At the age of four, I was going to fall out a third-story window. I would wake up from my nap without my parents noticing, climb on the windowsill, hold my teddy bear out the open window to air it out, lean too far and slide out.
Only I didn’t fall. My dad came to the room to check up on me and saw my toes right on the edge of the slippery windowsill, the right big toe peeking out from a hole in my purple pantyhose. He crept behind me, silently so as to not scare me, grabbed a hold of my ankles, and yanked me inside into his arms. I smiled at him and said I was airing out Paddington. His shirt was drenched with sweat, and he held onto me for a long while. I listened to his frantic heartbeat, my body safely cocooned in his arms.
Later I believed that I was meant to fall. I was meant to plummet towards the grey glass fiber dumpsters as the neighbor’s ten-year-old son’s round face growing larger upon my approach. I remember his upturned face, his mouth a red ‘O’ as he shouted a warning at me.
“You’re gonna fall!”
“No, I’m not, I’m just airing out this teddy bear!” I replied, with the certainty of an only child, to whom the world was a safe bubble held on Daddy’s broad shoulders in the manner of Atlas. After that non-fall, I’ve fallen down in every manner possible. I’ve fallen down on my bike. I’ve fallen off a swing set. I’ve fallen off a horse several times. I’ve fallen off a bunk bed head first, and a Lego brick stuck into my forehead. I’ve fallen off a snowmobile and got buried in the snow. Anything you could think of tripping on I’ve tripped on. The dog, a doormat, a toy, a child, my own and other people’s feet, and sometimes I would simply trip on thin air, it seemed. The world was a constant funhouse filled with distorted walls and perilous surfaces.
Something shifted in my dad after he saved me from my fall. It was like we were both trying to stay on the same unpredictable conveyer belt, constantly shifting direction. He got back to his old faithful drinking habit, and my jerky movements seemed to mirror his drunken gait. His eyes remained full of love, and his arms remained strong, but my world no longer felt securely supported on his shoulders.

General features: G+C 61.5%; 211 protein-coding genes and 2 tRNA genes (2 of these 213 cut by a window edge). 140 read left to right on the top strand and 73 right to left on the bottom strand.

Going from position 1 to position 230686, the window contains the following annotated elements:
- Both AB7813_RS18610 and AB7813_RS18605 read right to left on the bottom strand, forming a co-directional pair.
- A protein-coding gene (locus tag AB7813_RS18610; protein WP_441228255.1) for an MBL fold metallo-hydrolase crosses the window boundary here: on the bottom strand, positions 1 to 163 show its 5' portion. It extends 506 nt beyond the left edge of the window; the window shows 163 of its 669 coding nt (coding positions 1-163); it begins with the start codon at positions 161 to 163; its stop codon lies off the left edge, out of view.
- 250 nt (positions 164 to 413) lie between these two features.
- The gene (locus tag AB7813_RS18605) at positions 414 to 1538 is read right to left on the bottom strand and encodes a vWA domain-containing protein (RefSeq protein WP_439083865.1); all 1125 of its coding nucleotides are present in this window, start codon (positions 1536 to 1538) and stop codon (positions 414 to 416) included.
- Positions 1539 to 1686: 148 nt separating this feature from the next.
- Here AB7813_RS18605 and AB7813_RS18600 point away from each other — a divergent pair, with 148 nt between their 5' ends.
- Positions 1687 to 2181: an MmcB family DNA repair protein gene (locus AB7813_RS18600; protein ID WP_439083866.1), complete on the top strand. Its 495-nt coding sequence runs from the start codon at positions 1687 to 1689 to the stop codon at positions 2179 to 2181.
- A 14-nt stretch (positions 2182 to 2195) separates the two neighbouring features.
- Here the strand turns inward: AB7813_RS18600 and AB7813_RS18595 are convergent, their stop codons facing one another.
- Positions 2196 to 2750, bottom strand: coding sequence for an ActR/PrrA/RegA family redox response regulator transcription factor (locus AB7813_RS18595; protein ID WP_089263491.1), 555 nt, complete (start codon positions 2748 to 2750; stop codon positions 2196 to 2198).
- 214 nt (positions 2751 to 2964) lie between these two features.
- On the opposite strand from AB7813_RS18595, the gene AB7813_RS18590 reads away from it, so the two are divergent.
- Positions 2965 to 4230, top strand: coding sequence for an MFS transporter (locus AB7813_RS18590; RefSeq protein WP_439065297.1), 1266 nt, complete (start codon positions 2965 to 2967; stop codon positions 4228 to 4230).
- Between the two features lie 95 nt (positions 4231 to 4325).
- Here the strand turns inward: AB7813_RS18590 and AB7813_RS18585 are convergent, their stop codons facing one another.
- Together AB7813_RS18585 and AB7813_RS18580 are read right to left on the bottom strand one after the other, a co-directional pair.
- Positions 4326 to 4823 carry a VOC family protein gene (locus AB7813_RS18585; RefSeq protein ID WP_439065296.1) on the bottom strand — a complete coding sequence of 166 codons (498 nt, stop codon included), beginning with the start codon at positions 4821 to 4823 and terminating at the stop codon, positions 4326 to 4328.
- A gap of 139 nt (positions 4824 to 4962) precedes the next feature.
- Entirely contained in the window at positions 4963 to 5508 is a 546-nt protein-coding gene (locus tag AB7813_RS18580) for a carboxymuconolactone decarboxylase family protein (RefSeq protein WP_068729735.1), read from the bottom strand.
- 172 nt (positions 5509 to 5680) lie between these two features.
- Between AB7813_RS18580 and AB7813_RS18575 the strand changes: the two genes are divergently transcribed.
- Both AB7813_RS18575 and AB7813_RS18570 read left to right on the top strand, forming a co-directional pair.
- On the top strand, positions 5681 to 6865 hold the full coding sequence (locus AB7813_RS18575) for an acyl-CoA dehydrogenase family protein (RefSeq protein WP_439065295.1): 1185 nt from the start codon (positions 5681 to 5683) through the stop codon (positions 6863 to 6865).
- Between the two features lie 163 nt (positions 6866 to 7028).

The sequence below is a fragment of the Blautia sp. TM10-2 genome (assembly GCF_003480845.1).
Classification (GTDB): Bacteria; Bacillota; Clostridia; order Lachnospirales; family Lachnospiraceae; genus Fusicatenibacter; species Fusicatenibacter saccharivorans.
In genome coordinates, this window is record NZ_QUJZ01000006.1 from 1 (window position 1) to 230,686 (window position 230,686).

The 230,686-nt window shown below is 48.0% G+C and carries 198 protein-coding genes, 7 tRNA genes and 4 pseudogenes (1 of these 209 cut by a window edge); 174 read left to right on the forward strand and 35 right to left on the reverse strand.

Since then, I have a reoccurring dream. In the dream, I shoot down a tunnel—like Alice down the rabbit hole—and I try to grab hold of things but my hands keep slipping. Sometimes I stand and massive objects like armchairs and bookcases fly towards me. The dream comes and goes, most often when I’m overtired or stressed, and sometimes it even starts when I’m only half asleep.
My parents took me to the doctor to find out what was wrong, and I was prescribed glasses. They didn’t make my daily life more stable, but at least I could see the approaching earth better. The doctor suspected a calcium build-up that ailed my inner ear, disrupting my equilibrium. My instructions for head-rotation exercises were a stapled leaflet portraying a sexless stick figure in unflattering contortions. I half-heartedly tried the exercises once or twice, stuck the little pamphlet in my drawer and continued to stumble my way through elementary school.
At the age of 13, I discovered alcohol. That lead to more imaginative, but also more easily explained tumbles. Being drunk made me feel more normal somehow, like my unbalanced existence was finally validated. The drinking gathered speed, and I fell into the inebriated weekends like I was born to do it. Daddy’s girl wanted to drink like Daddy: excessively and extravagantly. I teetered in 5-inch stilettos on the icy winter streets, fueled by Shiraz and sass, or rode my bike in strappy sandals and short shorts. During one Woodstock-like Midsummer feast at a cabin in the middle of nowhere, I ran down a path holding a beer and a lit cigarette. My foot struck a tree root, and I took flight to the bright summer sky. My flight fell unsurprisingly short, and I landed on my face, not spilling a drop of the beer, cigarette still lit in between my fingers.
I developed a strong wanderlust. I loved being in transit: in a bus, a car, on a train, on a plane, it didn’t matter as long as I was on the move. The horizontal movement countered the spiraling feeling I had inside me. As long as I was on my way somewhere I wasn’t on the way down. New people, new places, new things to see and do—none of that was really my reason for traveling. I felt the best when I was leaving or returning, always en route, dislodged from my daily shaky ground.
The more I tried to stay upright, the more I fell. Falling on the ground turned into falling into people. I lost myself in people, and I tried to grab hold of whatever I could, but eventually I fell again, and I was left with a little less than I started with each time. Nobody took hold of my ankle to stop my fall, and I was too proud to ask for a helping hand. I was a good time, always up for a party, Teflon-coated, brush it off and keep moving kind of girl. I started to believe my own myth, and I kept cascading, laughing on my way down. I fell in and out of love, I fell in debt, I fell out with people, I fell into a deep depression, I fell onto sharp objects, and I finally hit bottom after almost two decades of free-falling through life.